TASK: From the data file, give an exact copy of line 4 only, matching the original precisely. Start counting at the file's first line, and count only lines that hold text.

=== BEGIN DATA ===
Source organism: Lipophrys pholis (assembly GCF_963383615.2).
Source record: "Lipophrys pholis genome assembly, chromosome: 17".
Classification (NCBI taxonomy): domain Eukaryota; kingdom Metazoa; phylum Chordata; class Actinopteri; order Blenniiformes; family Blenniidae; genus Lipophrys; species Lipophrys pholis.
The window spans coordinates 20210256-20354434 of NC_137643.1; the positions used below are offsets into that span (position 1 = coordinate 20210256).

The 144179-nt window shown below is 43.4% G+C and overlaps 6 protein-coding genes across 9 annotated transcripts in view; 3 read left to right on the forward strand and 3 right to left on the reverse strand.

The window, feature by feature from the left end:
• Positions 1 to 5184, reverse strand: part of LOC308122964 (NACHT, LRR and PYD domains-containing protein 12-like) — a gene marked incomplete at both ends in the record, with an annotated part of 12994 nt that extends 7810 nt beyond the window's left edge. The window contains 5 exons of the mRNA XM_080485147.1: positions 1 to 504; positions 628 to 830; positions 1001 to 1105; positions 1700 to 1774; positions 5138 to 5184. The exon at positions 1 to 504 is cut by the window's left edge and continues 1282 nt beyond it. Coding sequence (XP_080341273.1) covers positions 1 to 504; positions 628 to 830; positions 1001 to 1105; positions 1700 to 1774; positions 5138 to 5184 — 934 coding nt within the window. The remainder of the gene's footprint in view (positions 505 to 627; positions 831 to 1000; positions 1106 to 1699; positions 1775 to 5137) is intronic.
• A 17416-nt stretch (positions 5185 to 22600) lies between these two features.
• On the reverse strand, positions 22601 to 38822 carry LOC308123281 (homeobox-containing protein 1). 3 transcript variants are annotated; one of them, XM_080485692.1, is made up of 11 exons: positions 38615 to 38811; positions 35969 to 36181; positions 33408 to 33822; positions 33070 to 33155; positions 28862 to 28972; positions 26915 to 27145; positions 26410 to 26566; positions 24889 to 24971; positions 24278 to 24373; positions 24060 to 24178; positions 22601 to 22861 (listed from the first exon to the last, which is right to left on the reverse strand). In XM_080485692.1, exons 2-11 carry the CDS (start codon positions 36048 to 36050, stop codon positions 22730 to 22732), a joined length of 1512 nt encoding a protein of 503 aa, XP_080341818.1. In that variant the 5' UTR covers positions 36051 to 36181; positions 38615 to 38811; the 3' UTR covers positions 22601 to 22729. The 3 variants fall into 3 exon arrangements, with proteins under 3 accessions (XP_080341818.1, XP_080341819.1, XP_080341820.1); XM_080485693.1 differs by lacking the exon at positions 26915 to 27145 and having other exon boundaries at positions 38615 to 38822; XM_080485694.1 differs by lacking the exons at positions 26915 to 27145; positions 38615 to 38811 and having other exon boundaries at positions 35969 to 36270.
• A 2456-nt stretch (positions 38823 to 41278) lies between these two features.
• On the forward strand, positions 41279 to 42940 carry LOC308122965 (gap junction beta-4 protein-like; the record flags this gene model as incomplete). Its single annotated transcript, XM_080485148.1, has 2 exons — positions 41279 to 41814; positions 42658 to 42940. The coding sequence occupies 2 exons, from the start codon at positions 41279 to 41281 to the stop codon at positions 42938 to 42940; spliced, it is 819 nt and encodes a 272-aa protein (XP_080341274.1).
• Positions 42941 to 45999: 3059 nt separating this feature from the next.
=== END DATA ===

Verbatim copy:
The window spans coordinates 20210256-20354434 of NC_137643.1; the positions used below are offsets into that span (position 1 = coordinate 20210256).